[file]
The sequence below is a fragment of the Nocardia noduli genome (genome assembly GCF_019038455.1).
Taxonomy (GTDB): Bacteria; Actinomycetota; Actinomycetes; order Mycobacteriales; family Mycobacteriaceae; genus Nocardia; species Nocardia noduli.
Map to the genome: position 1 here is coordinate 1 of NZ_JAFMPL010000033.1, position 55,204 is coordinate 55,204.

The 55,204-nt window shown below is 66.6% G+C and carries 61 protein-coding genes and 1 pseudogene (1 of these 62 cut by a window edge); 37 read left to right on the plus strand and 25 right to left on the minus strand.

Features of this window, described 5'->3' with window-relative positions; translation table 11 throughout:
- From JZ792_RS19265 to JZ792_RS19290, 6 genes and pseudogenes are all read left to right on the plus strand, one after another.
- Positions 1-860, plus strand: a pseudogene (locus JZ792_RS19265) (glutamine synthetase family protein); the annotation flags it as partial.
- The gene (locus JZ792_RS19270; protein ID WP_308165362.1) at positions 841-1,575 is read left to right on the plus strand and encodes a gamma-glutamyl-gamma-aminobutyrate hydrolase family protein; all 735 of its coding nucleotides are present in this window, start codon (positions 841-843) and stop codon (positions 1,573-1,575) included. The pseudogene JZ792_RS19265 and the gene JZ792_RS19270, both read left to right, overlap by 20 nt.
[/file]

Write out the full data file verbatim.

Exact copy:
The sequence below is a fragment of the Nocardia noduli genome (genome assembly GCF_019038455.1).
Taxonomy (GTDB): Bacteria; Actinomycetota; Actinomycetes; order Mycobacteriales; family Mycobacteriaceae; genus Nocardia; species Nocardia noduli.
Map to the genome: position 1 here is coordinate 1 of NZ_JAFMPL010000033.1, position 55,204 is coordinate 55,204.

The 55,204-nt window shown below is 66.6% G+C and carries 61 protein-coding genes and 1 pseudogene (1 of these 62 cut by a window edge); 37 read left to right on the plus strand and 25 right to left on the minus strand.

Features of this window, described 5'->3' with window-relative positions; translation table 11 throughout:
- From JZ792_RS19265 to JZ792_RS19290, 6 genes and pseudogenes are all read left to right on the plus strand, one after another.
- Positions 1-860, plus strand: a pseudogene (locus JZ792_RS19265) (glutamine synthetase family protein); the annotation flags it as partial.
- The gene (locus JZ792_RS19270; protein ID WP_308165362.1) at positions 841-1,575 is read left to right on the plus strand and encodes a gamma-glutamyl-gamma-aminobutyrate hydrolase family protein; all 735 of its coding nucleotides are present in this window, start codon (positions 841-843) and stop codon (positions 1,573-1,575) included. The pseudogene JZ792_RS19265 and the gene JZ792_RS19270, both read left to right, overlap by 20 nt.